“But I have one more exam to write before I'm done school. Can you wait until tomorrow?”

“Sure, yes, of course, I’ll wait.”

I was bursting with excitement. I didn’t know what to do with myself after Izaak left, so I visited George.

“I have one exam left. Can you believe it?”

“Yes, I can, Anna!”

“I can’t.”

“Well, you better start because it's true.” 

“I am so happy!”

“I am happy that you're happy! You so deserve this happiness,” he said, and hugged me.

I told him about the opportunity I had, and almost felt like I needed permission from him to go to Mexico with Izaak.

George was thrilled for me. He hugged me again and said, “Holy shit! That’s awesome, Anna. I’m so jealous.”

I hugged him back and asked, “Hey, you wanna come?”

“That would be so f#cking awesome, but I can't take time off work right now.”

“Okay, maybe another time.”

“Absolutely! I would love to go to Mexico with you,” he said.

“Okay, I’ll see you when I get back.”

“Sounds good. I’ll be here doing the same thing as I have been my whole life. F#ck! My life is boring,” he said.

After handing in my final exam, I hugged every one of my teachers and told them that I would be forever grateful for the gifts of their time and patience that it took to be my teacher. I felt I owed my freedom to them.

“You don’t owe us anything. You did all the work. You take full credit for that, Anna,” one of my teachers said and continued, “You can pick up your final report card in two days.”

“Would it be okay if you mailed it to me?”


“Can I call you in a couple of days to ask what my final mark is over the phone? I am leaving for Mexico later today, but I will be dying to know if I passed.”

“Anna, there’s no need for you to call me. You passed with flying colours!”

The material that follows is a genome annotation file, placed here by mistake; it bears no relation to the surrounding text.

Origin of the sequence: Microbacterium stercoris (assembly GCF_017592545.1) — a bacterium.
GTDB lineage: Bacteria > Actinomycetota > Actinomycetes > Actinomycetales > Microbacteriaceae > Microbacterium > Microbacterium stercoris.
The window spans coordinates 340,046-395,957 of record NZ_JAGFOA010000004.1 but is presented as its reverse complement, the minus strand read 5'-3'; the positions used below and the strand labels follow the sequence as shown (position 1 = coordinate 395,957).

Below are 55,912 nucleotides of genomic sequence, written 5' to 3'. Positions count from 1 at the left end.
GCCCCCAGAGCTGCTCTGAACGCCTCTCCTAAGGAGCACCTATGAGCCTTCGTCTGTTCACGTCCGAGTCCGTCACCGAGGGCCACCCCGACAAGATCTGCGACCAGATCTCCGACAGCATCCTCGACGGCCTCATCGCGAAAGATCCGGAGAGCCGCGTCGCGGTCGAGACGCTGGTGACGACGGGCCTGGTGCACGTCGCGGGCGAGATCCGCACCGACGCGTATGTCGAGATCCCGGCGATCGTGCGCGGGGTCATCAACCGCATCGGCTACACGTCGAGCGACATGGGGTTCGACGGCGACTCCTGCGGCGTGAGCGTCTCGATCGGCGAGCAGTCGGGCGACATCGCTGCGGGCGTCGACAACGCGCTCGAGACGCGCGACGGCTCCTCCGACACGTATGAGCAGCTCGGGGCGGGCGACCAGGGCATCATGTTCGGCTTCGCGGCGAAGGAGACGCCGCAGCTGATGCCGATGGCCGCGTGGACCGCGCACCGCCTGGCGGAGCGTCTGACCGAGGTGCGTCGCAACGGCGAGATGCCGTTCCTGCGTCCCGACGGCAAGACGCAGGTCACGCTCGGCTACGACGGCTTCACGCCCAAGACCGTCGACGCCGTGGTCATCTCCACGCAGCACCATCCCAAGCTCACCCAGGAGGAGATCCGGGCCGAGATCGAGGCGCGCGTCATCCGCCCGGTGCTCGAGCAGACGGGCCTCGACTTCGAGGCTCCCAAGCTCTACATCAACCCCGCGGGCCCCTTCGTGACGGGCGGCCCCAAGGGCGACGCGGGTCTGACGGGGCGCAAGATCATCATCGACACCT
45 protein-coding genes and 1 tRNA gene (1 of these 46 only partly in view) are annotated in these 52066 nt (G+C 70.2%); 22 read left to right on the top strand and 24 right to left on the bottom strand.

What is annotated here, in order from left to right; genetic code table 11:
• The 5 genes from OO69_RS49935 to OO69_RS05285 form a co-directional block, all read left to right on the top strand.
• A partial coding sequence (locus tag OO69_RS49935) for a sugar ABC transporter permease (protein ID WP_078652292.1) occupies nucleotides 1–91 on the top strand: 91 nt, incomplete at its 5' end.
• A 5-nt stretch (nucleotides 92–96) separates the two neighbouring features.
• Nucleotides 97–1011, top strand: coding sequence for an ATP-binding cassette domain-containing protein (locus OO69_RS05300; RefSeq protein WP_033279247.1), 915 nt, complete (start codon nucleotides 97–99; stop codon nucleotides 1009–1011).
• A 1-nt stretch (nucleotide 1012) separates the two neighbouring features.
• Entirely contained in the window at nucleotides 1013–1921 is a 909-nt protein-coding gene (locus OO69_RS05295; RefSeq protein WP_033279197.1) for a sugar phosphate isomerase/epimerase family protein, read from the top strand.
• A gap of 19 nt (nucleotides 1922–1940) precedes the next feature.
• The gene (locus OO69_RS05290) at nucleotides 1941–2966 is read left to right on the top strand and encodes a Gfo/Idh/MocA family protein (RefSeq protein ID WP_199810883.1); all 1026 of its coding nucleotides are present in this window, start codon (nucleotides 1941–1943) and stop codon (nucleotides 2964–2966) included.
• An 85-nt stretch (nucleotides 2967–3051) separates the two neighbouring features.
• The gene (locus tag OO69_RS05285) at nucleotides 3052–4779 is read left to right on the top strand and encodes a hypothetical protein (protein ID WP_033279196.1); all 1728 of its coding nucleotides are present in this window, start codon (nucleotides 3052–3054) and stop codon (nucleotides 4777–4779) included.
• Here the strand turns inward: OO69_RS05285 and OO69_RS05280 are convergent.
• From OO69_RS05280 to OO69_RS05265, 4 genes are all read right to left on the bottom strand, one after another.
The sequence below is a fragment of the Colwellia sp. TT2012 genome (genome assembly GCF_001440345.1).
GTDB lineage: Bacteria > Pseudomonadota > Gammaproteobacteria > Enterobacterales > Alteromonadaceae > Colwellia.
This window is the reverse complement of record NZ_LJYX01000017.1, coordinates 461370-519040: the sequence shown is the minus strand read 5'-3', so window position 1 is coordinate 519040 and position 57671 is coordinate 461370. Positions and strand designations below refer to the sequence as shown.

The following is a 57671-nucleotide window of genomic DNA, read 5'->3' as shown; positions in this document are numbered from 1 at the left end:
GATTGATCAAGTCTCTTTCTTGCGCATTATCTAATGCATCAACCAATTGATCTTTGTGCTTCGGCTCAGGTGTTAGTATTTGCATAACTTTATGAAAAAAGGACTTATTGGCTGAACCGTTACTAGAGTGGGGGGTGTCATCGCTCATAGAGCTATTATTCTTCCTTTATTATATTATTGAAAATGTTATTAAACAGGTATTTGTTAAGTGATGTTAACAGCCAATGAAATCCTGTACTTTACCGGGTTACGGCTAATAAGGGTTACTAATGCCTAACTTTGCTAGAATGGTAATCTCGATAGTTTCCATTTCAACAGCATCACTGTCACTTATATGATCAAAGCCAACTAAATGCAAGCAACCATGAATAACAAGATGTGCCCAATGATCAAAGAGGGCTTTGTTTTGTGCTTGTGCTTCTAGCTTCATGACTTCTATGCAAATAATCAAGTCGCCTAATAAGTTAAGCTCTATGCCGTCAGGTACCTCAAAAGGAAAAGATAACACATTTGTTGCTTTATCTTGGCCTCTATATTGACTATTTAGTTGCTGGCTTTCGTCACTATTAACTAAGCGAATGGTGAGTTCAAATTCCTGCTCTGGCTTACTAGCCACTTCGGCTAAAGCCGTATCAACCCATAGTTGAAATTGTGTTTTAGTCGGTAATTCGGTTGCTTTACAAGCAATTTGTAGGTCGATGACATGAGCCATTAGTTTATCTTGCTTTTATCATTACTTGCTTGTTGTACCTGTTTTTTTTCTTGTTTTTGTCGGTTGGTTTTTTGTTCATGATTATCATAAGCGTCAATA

“I did?”

“Yes, you did!”

“So, this is it?”

“This is it, Anna.”

“That’s it? I did it? I’m done?” I yelled.

“Yes, you did it, you are done, and I’m very proud of you.”

“Thank you!” I said and hugged her again.

“I don’t know what to do with myself right now!” I explained.

“Go on. Get out of here, go to Mexico and celebrate. You deserve it.”

“Thank you! I will. Okay, bye,” I said and ran home.

I packed my bags and a pile of books instead of knives this time. I called the house that I cleaned and left a message that I would be away for a while.

Izaak drove, and when he didn’t talk, I read. I felt like I had made it. I felt as free as a bird.

“Nobody is 
superior, nobody 
is inferior, 
but nobody is 
equal either. 
People are simply 
You are you, 
I am I.” Osho

Thursday, May 2, 2019

The Girlfriend

Continued from Changing Mennonite

When I opened my eyes, I saw my “girlfriend” Tony standing there.

“Tony!” I said.

“May I sit beside you?” she asked.

“Yes, you may.”

“Thanks, I was hoping you would be in my class again. How are things? How’s the cleaning job?”

“The job is going good. Do you want it back yet?”

“Heavens no! I’m never taking on a job like that again. Scrubbing other people’s shit off their toilets is not what I desire to do at all.”

“Okay, I haven't seen you here in a while. Where have you been?”